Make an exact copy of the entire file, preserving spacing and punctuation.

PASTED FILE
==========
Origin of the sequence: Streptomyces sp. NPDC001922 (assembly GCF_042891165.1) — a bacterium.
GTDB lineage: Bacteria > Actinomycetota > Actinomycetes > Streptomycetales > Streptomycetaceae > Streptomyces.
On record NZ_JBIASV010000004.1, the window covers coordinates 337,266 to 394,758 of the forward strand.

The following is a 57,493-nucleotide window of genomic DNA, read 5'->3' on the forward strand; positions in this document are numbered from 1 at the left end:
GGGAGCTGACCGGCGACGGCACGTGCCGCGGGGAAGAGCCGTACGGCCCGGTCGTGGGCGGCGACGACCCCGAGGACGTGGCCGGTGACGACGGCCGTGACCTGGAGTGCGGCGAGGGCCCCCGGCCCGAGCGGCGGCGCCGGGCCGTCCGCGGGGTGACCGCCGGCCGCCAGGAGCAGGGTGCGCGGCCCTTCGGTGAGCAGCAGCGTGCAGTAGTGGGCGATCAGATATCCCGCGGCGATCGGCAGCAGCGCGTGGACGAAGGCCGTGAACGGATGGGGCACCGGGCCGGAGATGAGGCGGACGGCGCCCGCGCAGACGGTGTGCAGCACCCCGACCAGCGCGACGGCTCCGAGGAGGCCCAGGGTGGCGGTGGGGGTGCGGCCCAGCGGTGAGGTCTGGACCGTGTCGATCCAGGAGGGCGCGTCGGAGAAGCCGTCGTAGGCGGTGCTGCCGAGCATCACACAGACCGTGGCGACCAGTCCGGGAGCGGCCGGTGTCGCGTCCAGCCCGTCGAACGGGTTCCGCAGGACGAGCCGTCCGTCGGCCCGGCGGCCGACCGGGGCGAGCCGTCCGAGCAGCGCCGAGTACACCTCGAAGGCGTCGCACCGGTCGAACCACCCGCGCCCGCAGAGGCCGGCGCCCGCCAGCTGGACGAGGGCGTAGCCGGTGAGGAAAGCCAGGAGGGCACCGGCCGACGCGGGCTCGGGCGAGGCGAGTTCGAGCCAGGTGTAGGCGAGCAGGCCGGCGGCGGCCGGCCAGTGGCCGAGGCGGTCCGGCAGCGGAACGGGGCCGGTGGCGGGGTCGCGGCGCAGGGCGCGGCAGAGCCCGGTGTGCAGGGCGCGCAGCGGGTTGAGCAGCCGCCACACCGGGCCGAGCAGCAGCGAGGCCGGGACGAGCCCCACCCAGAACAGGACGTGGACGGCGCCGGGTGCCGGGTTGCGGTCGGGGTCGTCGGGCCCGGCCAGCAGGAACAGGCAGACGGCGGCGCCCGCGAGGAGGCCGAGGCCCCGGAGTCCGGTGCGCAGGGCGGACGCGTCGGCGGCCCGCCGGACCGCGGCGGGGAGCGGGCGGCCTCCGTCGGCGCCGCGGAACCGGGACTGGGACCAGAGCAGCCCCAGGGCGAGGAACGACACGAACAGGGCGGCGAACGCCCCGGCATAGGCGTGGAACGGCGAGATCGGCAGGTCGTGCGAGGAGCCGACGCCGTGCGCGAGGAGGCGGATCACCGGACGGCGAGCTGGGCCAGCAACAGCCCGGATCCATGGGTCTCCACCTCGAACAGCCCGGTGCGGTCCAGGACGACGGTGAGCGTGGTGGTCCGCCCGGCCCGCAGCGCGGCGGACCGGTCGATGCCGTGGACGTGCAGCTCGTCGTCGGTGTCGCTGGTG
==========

Origin of the sequence: Streptomyces sp. NPDC001922 (assembly GCF_042891165.1) — a bacterium.
GTDB lineage: Bacteria > Actinomycetota > Actinomycetes > Streptomycetales > Streptomycetaceae > Streptomyces.
On record NZ_JBIASV010000004.1, the window covers coordinates 337,266 to 394,758 of the forward strand.

The following is a 57,493-nucleotide window of genomic DNA, read 5'->3' on the forward strand; positions in this document are numbered from 1 at the left end:
GGGAGCTGACCGGCGACGGCACGTGCCGCGGGGAAGAGCCGTACGGCCCGGTCGTGGGCGGCGACGACCCCGAGGACGTGGCCGGTGACGACGGCCGTGACCTGGAGTGCGGCGAGGGCCCCCGGCCCGAGCGGCGGCGCCGGGCCGTCCGCGGGGTGACCGCCGGCCGCCAGGAGCAGGGTGCGCGGCCCTTCGGTGAGCAGCAGCGTGCAGTAGTGGGCGATCAGATATCCCGCGGCGATCGGCAGCAGCGCGTGGACGAAGGCCGTGAACGGATGGGGCACCGGGCCGGAGATGAGGCGGACGGCGCCCGCGCAGACGGTGTGCAGCACCCCGACCAGCGCGACGGCTCCGAGGAGGCCCAGGGTGGCGGTGGGGGTGCGGCCCAGCGGTGAGGTCTGGACCGTGTCGATCCAGGAGGGCGCGTCGGAGAAGCCGTCGTAGGCGGTGCTGCCGAGCATCACACAGACCGTGGCGACCAGTCCGGGAGCGGCCGGTGTCGCGTCCAGCCCGTCGAACGGGTTCCGCAGGACGAGCCGTCCGTCGGCCCGGCGGCCGACCGGGGCGAGCCGTCCGAGCAGCGCCGAGTACACCTCGAAGGCGTCGCACCGGTCGAACCACCCGCGCCCGCAGAGGCCGGCGCCCGCCAGCTGGACGAGGGCGTAGCCGGTGAGGAAAGCCAGGAGGGCACCGGCCGACGCGGGCTCGGGCGAGGCGAGTTCGAGCCAGGTGTAGGCGAGCAGGCCGGCGGCGGCCGGCCAGTGGCCGAGGCGGTCCGGCAGCGGAACGGGGCCGGTGGCGGGGTCGCGGCGCAGGGCGCGGCAGAGCCCGGTGTGCAGGGCGCGCAGCGGGTTGAGCAGCCGCCACACCGGGCCGAGCAGCAGCGAGGCCGGGACGAGCCCCACCCAGAACAGGACGTGGACGGCGCCGGGTGCCGGGTTGCGGTCGGGGTCGTCGGGCCCGGCCAGCAGGAACAGGCAGACGGCGGCGCCCGCGAGGAGGCCGAGGCCCCGGAGTCCGGTGCGCAGGGCGGACGCGTCGGCGGCCCGCCGGACCGCGGCGGGGAGCGGGCGGCCTCCGTCGGCGCCGCGGAACCGGGACTGGGACCAGAGCAGCCCCAGGGCGAGGAACGACACGAACAGGGCGGCGAACGCCCCGGCATAGGCGTGGAACGGCGAGATCGGCAGGTCGTGCGAGGAGCCGACGCCGTGCGCGAGGAGGCGGATCACCGGACGGCGAGCTGGGCCAGCAACAGCCCGGATCCATGGGTCTCCACCTCGAACAGCCCGGTGCGGTCCAGGACGACGGTGAGCGTGGTGGTCCGCCCGGCCCGCAGCGCGGCGGACCGGTCGATGCCGTGGACGTGCAGCTCGTCGTCGGTGTCGCTGGTG